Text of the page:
Day 7 – 2 Sept 2017
After my dehydration debacle en-route to Srivardhan, I decide to take it easy today. I had planned to be in Harnai today, but given my dehydrated state I decided that Harihareshwar was far enough. Just outside Harihareshwar, I am stopped by a curious guy on a motorcycle who turns out to be the manager for Bank Of India (BOI). He recommends Nandanvan close to his bank as the best budget hotel in town. My room at Nandanvan has fresh sheets, a clean toilet and good coffee. Today I am happy to just sit back and spend the evening exploring this sleepy town famous for its Shiva temple.
Harihareshwar temple with the main deities as Brahma Vishnu and Shiva is believed to be from the 16th century. Kuladaivat or the family deity of the Peshwas, Harihareshwar temple complex was renovated by them in 1723. The steps of the pradakshina marg around the temple were built by Chandrarao More. Harihareshwar Temple complex has two adjacent temples. The smaller Kalbhairav temple is expected to be visited first, before entering the main Harihareshwar temple housing an ancient Shiva Linga. A pradakshina route goes around the temple, along with the seashore. It is not advisable to go this route during high tide.
Day 8 – 3 Sept 2017
This is a long day. The first order of the day is a ferry crossing at Bagmandla that brings me to Vesavi. The road from Vesavi is a road only in name, yet the scenery is beautiful. Lush green forests and then on to lovely sylvan beaches at Savane and Anjarle. Every time I think I’ve seen the prettiest beach on the #100BeachRide, a new one comes up to enthrall me with its virgin sand and beautiful breakers. In hindsight, the overnight stay at Harihareshwar was a good idea as I am energetic and fresh despite the near 100% humidity. By 1500 I’ve checked into Bhavani Residency at Harnai. My lucky streak is on – it’s another clean room on a budget. After a quick shower, I am off to explore Harnai’s beach and fish market.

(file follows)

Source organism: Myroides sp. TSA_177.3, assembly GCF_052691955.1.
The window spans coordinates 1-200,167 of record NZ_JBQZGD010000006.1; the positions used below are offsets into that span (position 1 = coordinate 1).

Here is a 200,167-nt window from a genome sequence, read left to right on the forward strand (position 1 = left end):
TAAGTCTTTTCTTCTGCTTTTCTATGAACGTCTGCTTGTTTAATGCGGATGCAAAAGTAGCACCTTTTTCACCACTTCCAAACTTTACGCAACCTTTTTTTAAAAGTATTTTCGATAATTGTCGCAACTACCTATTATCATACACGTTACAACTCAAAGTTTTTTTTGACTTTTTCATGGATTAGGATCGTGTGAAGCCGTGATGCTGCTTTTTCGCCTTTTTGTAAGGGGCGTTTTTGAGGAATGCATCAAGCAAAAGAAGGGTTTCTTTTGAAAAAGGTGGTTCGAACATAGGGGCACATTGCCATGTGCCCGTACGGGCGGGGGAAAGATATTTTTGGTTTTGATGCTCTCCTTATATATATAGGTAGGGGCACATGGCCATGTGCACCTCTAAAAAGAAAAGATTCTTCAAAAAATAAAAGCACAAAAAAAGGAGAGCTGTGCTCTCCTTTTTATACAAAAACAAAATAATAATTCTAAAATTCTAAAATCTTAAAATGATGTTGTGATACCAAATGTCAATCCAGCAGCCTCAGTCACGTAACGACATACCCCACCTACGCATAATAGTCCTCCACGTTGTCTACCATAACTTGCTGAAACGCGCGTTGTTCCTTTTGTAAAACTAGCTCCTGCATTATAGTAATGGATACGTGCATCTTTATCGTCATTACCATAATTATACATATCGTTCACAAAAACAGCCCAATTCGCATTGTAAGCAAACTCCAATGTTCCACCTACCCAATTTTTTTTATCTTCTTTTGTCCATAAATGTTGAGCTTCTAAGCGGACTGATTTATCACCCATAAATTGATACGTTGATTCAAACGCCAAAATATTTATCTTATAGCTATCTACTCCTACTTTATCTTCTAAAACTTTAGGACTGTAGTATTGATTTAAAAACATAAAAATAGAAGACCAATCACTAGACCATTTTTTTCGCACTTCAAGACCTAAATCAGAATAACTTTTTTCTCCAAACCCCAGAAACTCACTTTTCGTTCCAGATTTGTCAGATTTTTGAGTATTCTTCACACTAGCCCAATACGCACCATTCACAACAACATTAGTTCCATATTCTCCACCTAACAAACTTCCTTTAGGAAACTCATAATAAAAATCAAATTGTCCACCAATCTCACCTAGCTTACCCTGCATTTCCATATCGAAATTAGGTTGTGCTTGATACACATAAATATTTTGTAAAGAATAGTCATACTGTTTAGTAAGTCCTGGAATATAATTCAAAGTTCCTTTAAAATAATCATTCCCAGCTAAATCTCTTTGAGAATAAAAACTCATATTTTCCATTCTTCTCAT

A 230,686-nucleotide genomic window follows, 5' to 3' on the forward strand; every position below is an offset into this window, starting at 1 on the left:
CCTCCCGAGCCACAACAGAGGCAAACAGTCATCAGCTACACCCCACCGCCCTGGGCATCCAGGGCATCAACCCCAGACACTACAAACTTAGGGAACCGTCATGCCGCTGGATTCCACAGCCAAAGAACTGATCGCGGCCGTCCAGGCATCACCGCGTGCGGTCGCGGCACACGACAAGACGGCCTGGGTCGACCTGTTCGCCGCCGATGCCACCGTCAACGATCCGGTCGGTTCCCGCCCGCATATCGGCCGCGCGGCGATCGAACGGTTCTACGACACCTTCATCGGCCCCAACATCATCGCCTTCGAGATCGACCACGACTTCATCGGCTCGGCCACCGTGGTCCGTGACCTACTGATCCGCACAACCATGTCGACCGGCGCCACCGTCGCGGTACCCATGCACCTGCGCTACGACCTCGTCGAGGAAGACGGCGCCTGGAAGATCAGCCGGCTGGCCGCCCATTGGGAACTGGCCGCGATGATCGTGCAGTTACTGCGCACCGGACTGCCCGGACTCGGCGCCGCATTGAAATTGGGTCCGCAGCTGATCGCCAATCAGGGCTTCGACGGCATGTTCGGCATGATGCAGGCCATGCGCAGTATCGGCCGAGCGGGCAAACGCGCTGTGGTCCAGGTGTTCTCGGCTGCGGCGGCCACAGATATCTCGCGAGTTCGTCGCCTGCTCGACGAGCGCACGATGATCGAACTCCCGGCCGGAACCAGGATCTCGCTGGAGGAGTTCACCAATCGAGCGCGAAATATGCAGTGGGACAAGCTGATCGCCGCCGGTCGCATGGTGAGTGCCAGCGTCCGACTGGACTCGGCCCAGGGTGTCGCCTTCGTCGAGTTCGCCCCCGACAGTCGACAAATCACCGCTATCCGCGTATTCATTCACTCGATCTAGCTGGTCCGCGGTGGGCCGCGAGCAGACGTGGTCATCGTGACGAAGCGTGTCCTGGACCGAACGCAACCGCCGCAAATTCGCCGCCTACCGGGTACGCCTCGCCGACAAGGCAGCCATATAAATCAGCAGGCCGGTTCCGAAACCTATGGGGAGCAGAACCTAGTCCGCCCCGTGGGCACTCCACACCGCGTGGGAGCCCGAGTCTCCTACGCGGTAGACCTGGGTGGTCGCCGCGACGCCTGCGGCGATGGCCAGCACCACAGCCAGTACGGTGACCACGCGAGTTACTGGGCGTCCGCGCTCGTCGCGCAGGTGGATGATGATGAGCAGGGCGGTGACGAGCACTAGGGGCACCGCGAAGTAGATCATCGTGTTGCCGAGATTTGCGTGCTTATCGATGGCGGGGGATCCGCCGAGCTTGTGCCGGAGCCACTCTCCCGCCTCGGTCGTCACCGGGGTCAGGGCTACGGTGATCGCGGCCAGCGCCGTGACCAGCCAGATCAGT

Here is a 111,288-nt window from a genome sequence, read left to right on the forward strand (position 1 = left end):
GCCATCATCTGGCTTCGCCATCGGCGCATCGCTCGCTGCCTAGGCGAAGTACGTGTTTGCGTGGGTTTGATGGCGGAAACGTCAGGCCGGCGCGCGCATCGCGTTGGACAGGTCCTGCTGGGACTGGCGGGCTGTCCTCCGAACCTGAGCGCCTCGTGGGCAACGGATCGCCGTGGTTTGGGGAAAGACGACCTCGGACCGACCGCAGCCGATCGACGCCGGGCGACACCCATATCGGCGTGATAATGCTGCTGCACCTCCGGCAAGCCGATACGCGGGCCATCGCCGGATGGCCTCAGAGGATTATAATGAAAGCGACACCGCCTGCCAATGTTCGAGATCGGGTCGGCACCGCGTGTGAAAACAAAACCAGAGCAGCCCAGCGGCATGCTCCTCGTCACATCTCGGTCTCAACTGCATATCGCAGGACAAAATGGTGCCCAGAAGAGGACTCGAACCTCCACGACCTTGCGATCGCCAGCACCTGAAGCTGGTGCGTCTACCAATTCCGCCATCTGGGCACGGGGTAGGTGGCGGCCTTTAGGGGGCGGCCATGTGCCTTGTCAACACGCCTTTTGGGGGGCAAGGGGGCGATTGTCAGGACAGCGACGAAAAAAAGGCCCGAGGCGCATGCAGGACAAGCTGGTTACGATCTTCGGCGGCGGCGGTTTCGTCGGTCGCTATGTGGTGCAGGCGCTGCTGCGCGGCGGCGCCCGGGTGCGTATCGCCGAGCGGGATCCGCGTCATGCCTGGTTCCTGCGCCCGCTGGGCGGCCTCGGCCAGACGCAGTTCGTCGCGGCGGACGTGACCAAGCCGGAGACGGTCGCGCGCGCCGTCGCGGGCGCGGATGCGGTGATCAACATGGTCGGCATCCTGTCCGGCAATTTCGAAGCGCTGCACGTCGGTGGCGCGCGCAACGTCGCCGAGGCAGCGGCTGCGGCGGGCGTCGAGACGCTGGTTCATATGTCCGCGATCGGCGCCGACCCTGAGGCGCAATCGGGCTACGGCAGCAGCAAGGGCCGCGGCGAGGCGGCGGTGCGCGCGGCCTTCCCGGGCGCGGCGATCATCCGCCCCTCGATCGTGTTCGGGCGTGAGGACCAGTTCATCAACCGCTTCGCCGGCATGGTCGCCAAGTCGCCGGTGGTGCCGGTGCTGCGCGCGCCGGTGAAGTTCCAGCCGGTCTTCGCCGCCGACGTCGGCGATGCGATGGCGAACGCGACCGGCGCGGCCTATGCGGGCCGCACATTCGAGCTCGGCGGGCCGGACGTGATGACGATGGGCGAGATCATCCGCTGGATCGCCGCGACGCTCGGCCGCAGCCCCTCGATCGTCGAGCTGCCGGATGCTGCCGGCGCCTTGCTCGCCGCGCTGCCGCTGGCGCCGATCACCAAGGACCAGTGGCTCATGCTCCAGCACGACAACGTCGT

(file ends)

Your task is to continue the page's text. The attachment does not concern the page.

Close to 1600 hours, Harnai beach is a virtual fair with food & drink carts, rickshaws hurtling loads of fish and a huge gaggle of fisherwomen. At 1630 on the dot, the action starts. One by one the fisherwomen unveil their fare and the bidding starts. I grab myself a fresh corn on a cob and watch the fish auction unfold. Fisherwomen in bright sarees and dollops of gold ornaments dominate this auction. Woe betide any man who tries to browbeat them into a bargain. Although I can’t understand the dialect, I can make out the stunned “deer in headlight” look and ears that turn a shade of crimson for men who try and haggle. I reckon they have met more than their match in the fiery fisherwoman tongue.
My dinner is a pomfret infused with every spice found on the Konkan coast. For someone who usually survives on bland food, this spicy diet needs a lot of getting used to. Thankfully I have gallons of Sol Kadi to wash it down with.
That evening everyone from my hotel owner to the restaurant waiter consul me avoid the road along the coast that leads on to Ladghar, as it has been washed away by the monsoon. Instead they recommend that I head inland to Dapoli and then on to Dabhol.
Day 9 – 4 Sept 2017
Trusting local advice I start early today. The road to Dabhol via Dapoli is longer and involves a fair bit of ghat (hill) climbing. I make a good time to Dapoli and find a small shack that was willing to serve me my favourite bhurji pao if I waited for another 15 minutes. By that time, a team of doctors drops by on way to their morning route and stop over to admire the bicycle and have a chat. In the next half hour, my chai and breakfast are paid for and I am given a fresh set of directions to Dabhol. The route from Dapoli to Dabhol is a roller coaster with 4 major ghat climbs. By the time I got to Dabhol at 1400 I am pooped. The Dabhol-Veldur ferry had just left and I have another hour to sate my hunger. By then I get a phone call from Bhavani Residency, Harnai. I’ve left the charging cable for my GoPro behind. We discussed the conundrum and the owner asked me to wait in Guhagar while he would have it shipped by courier. Little did I know then that this seemingly warm gesture would cost me 3 days in Guhagar. But more on that later…